|About Dr. Nikki
|Learn more about Dr. Nikki here
|Born in a small town in northern New Hampshire, I
have walked a wide and varied path to get to where I
am today. In a society that labels people by what they
do for a living, I’m kind of difficult to peg down into
|any one area. I’ve been a waitress, a bookkeeper, a secretary, a
paralegal, a law office administrator, a noncommissioned officer in
the US Army, a security guard, a bank teller, project manager for
construction companies, asbestos abatement worker, a cashier,
short order cook, and more. Having left home at a very early age,
I learned how to make my way in the world in a variety of ways.
Although they may say something about my capability to earn a
living, I don’t feel that my previous occupations do more than give
you a hint. Now that we have the boring work stuff out of the
way…here’s a little more of the real “story.”
|I was born in a small town called Littleton, New
Hampshire, youngest of a family of three kids. My
Dad was a trucker and gone most of the time while
|Mom worked several jobs to make ends meet. Summers were
the best! That’s when Mom would literally shut down the house
and we would go to Twin Points Campground for the summer.
Twin Points was located on a small lake and the best place for a
kid to spend the summer months. We swam, fought, danced,
played cards, games, read books and spent a lot of time
outside. When we weren’t at the campground one of Mom’s
favorite sayings was “Go out and play in traffic, come back when
you’re 21!” with a twinkle in her eye. Mom just didn’t believe in
boredom. Telling her you were bored was a sure fire way to get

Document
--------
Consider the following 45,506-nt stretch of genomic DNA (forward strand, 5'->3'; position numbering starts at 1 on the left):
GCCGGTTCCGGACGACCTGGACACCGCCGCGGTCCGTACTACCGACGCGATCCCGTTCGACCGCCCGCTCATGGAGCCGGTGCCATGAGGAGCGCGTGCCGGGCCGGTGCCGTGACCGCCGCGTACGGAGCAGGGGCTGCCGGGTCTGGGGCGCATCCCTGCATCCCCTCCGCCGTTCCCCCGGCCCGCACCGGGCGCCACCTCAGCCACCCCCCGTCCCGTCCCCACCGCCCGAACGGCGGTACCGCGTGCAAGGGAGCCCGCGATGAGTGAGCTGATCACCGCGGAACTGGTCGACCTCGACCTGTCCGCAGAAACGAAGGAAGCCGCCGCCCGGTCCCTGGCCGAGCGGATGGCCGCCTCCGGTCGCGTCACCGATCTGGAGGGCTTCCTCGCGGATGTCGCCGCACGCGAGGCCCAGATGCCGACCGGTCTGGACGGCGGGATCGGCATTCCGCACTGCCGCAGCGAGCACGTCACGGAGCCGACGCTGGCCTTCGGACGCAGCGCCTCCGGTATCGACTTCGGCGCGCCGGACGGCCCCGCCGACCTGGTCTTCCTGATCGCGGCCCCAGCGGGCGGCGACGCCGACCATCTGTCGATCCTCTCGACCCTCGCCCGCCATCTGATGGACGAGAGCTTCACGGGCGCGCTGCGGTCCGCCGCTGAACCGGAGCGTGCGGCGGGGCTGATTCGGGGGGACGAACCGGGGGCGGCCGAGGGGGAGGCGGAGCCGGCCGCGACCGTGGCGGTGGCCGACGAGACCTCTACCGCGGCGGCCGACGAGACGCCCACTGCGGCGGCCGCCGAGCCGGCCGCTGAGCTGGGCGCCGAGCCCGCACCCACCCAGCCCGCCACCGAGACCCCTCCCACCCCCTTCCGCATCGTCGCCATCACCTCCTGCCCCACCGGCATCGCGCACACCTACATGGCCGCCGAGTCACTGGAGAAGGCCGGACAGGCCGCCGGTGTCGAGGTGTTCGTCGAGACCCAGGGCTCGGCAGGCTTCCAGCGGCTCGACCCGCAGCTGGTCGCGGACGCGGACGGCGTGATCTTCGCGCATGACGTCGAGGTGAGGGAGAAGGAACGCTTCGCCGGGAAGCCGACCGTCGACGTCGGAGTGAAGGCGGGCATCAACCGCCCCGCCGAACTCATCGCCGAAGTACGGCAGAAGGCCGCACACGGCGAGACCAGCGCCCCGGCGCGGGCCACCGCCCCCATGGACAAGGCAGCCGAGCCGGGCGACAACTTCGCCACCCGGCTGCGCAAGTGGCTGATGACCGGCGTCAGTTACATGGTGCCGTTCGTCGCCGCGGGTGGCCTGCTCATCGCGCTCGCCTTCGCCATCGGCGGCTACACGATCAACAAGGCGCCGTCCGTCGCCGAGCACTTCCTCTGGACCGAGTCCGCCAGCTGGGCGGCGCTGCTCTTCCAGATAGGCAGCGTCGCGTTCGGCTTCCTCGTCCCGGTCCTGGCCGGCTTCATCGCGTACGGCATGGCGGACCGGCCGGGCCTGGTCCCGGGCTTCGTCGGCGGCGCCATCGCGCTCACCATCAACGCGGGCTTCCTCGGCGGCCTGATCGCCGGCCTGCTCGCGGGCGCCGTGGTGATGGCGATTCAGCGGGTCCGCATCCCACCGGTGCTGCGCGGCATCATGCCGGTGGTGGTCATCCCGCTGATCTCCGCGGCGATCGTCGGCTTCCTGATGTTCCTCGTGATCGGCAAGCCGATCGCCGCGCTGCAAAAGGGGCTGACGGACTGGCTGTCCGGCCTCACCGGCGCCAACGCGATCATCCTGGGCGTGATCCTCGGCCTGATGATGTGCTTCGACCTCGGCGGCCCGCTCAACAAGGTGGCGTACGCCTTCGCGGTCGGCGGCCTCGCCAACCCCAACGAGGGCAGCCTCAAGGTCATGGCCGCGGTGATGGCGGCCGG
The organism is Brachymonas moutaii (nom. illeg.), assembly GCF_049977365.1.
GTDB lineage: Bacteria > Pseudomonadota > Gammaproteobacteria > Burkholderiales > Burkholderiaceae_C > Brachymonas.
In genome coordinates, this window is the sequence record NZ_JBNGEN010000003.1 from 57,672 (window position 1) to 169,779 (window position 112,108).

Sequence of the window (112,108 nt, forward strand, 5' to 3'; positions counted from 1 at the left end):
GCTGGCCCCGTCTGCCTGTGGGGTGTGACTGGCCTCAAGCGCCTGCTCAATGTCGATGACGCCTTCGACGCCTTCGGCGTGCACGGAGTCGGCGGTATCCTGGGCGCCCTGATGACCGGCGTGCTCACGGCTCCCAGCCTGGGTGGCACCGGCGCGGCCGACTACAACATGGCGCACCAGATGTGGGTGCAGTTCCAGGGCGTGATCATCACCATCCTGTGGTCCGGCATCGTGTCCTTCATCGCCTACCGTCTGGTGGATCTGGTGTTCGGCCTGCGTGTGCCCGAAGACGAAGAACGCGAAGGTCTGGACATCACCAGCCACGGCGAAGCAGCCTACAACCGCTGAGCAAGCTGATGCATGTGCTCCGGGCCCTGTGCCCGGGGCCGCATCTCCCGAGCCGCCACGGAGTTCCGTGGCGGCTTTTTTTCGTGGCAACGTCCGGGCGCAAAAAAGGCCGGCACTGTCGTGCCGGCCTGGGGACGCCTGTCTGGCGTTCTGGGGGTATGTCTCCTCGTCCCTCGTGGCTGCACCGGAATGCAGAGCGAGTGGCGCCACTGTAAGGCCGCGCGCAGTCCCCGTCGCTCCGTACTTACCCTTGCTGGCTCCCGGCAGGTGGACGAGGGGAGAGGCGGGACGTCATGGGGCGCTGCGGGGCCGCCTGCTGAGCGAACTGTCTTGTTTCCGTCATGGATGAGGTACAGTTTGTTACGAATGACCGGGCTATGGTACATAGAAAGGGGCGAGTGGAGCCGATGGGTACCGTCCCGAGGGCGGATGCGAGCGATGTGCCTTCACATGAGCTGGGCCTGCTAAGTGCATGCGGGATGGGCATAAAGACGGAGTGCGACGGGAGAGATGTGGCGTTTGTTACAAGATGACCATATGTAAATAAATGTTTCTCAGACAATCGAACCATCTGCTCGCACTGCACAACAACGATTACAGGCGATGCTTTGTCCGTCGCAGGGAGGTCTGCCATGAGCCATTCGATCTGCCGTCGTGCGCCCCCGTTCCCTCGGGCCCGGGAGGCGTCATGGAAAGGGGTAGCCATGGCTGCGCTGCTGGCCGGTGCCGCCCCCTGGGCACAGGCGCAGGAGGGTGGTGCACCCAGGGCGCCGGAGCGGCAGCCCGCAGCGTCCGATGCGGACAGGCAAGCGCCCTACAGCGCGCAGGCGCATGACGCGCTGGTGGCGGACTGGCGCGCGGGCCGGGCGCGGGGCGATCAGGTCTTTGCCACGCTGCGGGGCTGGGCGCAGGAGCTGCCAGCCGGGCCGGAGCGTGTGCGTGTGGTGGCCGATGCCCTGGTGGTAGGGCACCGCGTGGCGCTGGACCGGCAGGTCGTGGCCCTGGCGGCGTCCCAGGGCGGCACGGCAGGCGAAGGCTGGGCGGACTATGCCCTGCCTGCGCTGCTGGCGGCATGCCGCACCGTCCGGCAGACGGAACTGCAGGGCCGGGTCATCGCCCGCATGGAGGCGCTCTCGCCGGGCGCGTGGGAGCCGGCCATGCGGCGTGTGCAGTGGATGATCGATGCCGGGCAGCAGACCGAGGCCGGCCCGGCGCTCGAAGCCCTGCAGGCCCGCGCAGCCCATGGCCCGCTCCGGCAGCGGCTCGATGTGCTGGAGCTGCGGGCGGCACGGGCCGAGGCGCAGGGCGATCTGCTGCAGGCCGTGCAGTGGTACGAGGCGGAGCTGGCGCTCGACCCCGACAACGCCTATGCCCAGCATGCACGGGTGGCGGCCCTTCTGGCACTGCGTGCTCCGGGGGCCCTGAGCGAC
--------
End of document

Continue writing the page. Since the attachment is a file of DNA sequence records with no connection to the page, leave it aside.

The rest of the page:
|an extra chore or two to do.Music has always been a part of my life. We grew
up with music in the household. Mom had played piano professionally in a trio
for several years, and Dad could pick a tune on guitar and banjo pretty well.
My oldest brother had a band that practiced in our living room for years – he
still works in a band, and my other brother plays drums for a living. With all the
friends thrown in back there in Littleton, well, we had a lot of musical good
times. Hootenannies (yup, it’s a hootenanny when ya sing, and a “ho-down”
when you dance) were a regular happening at our house – I can’t remember the
number of times I fell asleep listening to the pound of the keyboard of honkey-
tonk piano (Mom), the strum of country guitar (Dad and his friends), the twang
of a banjo, and lots of hand clapping and hearty singing and the laughing from
the parties held. A lot that happened then would do more than raise an
eyebrow now, but it really wasn’t too awfully bad. It was fun. Our parents
were hard-living, hard-loving, hard-fighting, hard-working, hard-drinking folk